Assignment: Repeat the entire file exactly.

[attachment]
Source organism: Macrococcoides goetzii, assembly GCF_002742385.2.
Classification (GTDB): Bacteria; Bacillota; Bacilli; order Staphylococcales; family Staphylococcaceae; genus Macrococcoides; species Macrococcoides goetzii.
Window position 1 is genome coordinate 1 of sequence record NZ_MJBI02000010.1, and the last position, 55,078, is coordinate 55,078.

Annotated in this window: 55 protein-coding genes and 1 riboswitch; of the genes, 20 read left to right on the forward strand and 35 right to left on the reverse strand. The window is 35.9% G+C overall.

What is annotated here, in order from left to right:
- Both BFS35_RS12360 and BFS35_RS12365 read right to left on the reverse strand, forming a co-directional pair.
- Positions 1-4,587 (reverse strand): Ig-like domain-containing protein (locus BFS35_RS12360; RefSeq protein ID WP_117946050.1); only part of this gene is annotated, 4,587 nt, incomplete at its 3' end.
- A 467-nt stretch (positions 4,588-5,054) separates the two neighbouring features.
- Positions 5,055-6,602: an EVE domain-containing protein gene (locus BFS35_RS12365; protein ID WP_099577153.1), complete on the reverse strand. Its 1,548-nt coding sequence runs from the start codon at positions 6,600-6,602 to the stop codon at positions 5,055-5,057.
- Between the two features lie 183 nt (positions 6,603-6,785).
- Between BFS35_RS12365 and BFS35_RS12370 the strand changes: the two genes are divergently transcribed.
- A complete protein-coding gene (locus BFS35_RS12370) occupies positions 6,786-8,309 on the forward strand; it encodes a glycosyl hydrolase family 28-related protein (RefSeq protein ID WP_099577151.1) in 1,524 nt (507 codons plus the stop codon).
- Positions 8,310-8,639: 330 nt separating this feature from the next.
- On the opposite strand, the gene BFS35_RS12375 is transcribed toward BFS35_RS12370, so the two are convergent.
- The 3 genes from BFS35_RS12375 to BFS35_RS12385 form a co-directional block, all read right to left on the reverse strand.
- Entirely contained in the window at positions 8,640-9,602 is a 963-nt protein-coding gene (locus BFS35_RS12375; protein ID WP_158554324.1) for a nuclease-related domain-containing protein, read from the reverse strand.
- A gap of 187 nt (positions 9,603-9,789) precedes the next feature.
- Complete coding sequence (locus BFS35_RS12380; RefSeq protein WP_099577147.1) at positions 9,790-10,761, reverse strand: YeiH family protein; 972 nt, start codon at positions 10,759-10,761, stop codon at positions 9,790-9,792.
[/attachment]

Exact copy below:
Source organism: Macrococcoides goetzii, assembly GCF_002742385.2.
Classification (GTDB): Bacteria; Bacillota; Bacilli; order Staphylococcales; family Staphylococcaceae; genus Macrococcoides; species Macrococcoides goetzii.
Window position 1 is genome coordinate 1 of sequence record NZ_MJBI02000010.1, and the last position, 55,078, is coordinate 55,078.

Annotated in this window: 55 protein-coding genes and 1 riboswitch; of the genes, 20 read left to right on the forward strand and 35 right to left on the reverse strand. The window is 35.9% G+C overall.

What is annotated here, in order from left to right:
- Both BFS35_RS12360 and BFS35_RS12365 read right to left on the reverse strand, forming a co-directional pair.
- Positions 1-4,587 (reverse strand): Ig-like domain-containing protein (locus BFS35_RS12360; RefSeq protein ID WP_117946050.1); only part of this gene is annotated, 4,587 nt, incomplete at its 3' end.
- A 467-nt stretch (positions 4,588-5,054) separates the two neighbouring features.
- Positions 5,055-6,602: an EVE domain-containing protein gene (locus BFS35_RS12365; protein ID WP_099577153.1), complete on the reverse strand. Its 1,548-nt coding sequence runs from the start codon at positions 6,600-6,602 to the stop codon at positions 5,055-5,057.
- Between the two features lie 183 nt (positions 6,603-6,785).
- Between BFS35_RS12365 and BFS35_RS12370 the strand changes: the two genes are divergently transcribed.
- A complete protein-coding gene (locus BFS35_RS12370) occupies positions 6,786-8,309 on the forward strand; it encodes a glycosyl hydrolase family 28-related protein (RefSeq protein ID WP_099577151.1) in 1,524 nt (507 codons plus the stop codon).
- Positions 8,310-8,639: 330 nt separating this feature from the next.
- On the opposite strand, the gene BFS35_RS12375 is transcribed toward BFS35_RS12370, so the two are convergent.
- The 3 genes from BFS35_RS12375 to BFS35_RS12385 form a co-directional block, all read right to left on the reverse strand.
- Entirely contained in the window at positions 8,640-9,602 is a 963-nt protein-coding gene (locus BFS35_RS12375; protein ID WP_158554324.1) for a nuclease-related domain-containing protein, read from the reverse strand.
- A gap of 187 nt (positions 9,603-9,789) precedes the next feature.
- Complete coding sequence (locus BFS35_RS12380; RefSeq protein WP_099577147.1) at positions 9,790-10,761, reverse strand: YeiH family protein; 972 nt, start codon at positions 10,759-10,761, stop codon at positions 9,790-9,792.